Indigenous self-government is the formal structure through which Indigenous communities may control the administration of their people, land, resources and related programs and policies, through agreements with federal and provincial governments. The forms of self-government, where enacted, are diverse and self-government remains an evolving and contentious issue in Canadian law, policy and public life.
Canada recognizes that Indigenous peoples have an inherent right of self-government guaranteed in section 35 of the Constitution Act, 1982. As well the Government of Canada recognizes that Indigenous peoples have the inherent right to self govern and this right can be expressed through treaties, and in the context of the Crown's relationship with treaty First Nations. Recognition of the inherent right is based on the view that Indigenous peoples in Canada have the right to govern themselves in relation to matters that are internal to their communities, integral to their unique cultures, identities, traditions, languages and institutions, and with respect to their special relationship to their land and their resources.
To view the Government of Canada's approach to implementation of the inherent right and the negotiation of aboriginal self-government please click on the link below.
Self-determination embodies the right for all Indigenous peoples to determine their own economic, social and cultural development.
There are approximately 200,00 Indigenous peoples in British Columbia, they include First Nations, Metis, and Inuit. There are 198 distinct First Nations in BC, each with their own distinct language, culture, and tradition.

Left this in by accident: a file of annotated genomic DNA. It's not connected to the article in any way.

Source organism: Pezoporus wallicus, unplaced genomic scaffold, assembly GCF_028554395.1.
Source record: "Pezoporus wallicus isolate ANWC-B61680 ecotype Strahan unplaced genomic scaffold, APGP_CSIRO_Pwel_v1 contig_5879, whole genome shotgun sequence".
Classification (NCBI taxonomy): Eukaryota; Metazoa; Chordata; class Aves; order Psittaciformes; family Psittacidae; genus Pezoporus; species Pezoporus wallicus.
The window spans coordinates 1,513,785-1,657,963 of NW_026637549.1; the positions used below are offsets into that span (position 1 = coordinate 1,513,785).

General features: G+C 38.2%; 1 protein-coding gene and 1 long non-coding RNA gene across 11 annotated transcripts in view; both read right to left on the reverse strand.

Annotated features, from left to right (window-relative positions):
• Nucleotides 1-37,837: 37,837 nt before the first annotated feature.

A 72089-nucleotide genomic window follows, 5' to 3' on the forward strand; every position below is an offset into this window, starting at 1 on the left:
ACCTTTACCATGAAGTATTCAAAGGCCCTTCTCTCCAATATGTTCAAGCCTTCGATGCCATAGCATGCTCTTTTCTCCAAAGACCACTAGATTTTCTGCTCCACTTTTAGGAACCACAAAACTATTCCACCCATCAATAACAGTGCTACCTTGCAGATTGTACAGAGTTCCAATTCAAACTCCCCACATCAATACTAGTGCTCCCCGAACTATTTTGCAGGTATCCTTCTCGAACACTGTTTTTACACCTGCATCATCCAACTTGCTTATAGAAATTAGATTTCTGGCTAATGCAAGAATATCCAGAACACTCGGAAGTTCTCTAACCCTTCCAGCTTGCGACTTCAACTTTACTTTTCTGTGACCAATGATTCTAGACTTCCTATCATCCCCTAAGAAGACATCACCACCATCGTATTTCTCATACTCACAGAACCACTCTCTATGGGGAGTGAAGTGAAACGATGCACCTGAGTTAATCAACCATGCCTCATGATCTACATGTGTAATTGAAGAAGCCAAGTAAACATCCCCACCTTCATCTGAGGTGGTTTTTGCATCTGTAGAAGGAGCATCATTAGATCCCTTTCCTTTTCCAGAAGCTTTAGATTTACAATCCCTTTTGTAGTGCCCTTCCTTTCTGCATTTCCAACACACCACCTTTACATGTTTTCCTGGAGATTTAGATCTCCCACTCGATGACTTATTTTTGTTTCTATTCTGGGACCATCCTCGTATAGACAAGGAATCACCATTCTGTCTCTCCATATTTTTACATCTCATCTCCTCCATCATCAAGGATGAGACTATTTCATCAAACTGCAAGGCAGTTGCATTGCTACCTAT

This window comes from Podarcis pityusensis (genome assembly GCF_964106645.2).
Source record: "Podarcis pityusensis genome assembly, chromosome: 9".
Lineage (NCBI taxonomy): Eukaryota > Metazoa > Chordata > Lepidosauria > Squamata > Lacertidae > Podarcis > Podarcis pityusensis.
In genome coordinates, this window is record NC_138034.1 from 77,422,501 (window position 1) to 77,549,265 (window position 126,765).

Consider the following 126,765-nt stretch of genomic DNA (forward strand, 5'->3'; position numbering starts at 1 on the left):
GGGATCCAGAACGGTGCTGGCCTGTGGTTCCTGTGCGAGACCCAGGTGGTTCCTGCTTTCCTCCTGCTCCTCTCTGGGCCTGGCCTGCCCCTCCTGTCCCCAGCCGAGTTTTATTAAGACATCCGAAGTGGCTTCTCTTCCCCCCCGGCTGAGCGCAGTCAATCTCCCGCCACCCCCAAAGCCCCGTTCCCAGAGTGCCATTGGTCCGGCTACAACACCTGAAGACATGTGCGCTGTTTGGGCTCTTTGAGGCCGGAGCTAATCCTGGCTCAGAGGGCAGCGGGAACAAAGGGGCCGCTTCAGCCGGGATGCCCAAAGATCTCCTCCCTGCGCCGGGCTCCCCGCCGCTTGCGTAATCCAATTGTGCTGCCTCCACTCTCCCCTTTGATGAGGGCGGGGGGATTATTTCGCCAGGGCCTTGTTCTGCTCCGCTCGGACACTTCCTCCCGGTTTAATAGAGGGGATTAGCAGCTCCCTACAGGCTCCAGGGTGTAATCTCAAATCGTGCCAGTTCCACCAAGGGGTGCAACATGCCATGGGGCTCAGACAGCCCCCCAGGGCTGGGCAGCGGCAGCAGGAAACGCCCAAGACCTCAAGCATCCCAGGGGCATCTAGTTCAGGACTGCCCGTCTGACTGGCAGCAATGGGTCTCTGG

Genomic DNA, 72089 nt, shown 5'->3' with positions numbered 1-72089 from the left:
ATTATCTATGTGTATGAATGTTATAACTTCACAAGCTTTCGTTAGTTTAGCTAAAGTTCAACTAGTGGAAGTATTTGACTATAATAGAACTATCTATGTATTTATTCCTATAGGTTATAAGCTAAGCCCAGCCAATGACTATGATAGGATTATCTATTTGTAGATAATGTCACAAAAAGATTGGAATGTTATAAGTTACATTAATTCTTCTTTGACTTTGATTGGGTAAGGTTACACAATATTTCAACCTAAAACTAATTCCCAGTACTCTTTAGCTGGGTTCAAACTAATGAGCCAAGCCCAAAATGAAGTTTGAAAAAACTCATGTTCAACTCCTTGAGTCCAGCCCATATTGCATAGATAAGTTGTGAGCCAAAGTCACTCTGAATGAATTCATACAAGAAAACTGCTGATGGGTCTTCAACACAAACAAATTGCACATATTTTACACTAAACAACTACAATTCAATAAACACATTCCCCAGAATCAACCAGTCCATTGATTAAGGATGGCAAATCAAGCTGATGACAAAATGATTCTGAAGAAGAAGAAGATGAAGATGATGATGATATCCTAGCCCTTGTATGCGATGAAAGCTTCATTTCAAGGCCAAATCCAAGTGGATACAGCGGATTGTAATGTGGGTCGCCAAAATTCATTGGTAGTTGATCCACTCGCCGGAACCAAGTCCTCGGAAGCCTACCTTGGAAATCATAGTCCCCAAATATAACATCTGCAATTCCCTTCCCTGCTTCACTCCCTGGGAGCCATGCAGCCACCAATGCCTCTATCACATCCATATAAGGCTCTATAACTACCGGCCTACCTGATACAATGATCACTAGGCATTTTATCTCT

For a list of First Nations Communities in BC, their location, region, and membership visit https://www2.gov.bc.ca/gov/content/environment/natural-resource-stewardship/consulting-with-first-nations/first-nations-negotiations/first-nations-a-z-listing.
Within British Columbia there are two different Indigenous governance systems Chief and Council and Hereditary Leadership. Each are active in all levels of government and decision making, so what's the difference?
Chief and Council
The governments of Canada and British Columbia (BC), and many BC First Nations are negotiating modern treaties under the British Columbia treaty process. Negotiations West represents all Canadians and federal government departments and agencies in the negotiations. By concluding treaties in BC, the Parties seek to build new relationships with First Nations, achieve certainty over ownership and use and management of land and resources, and enhance economic opportunities for First Nations, British Columbians and all Canadians.
For More information about the BC Treaty Commission please consult https://bctreaty.net/.
Six Stages of Treaty Negotiation
This document sets outlines the policies and procedures for stages 1-6 of BC treaty negotiations as coordinated by the BC Treaty Commission. It also outlines the Commissions basic policies on dispute resolution and interim measures https://bctreaty.net/files_3/sixstages.html.
Concluded Treaties and Final Agreement Negotiations
To view copies of the agreements, or to see current transition agreements and agreements in principles please visit http://www.bctreaty.ca/treaties-and-agreements.
There are 65 self-determining First Nations, representing over half of all Indian Act bands in BC, are participating in, or have completed treaties through, the treaty negotiations process. Active or completed negotiations involve 40 First Nations, representing 76 Indian Act bands, totaling 38% of all Indian Act bands in BC. For more information about what Nations are currently in negotiations, the stage they are in, and an updated negotiations calendar please visit http://www.bctreaty.ca/negotiation-update.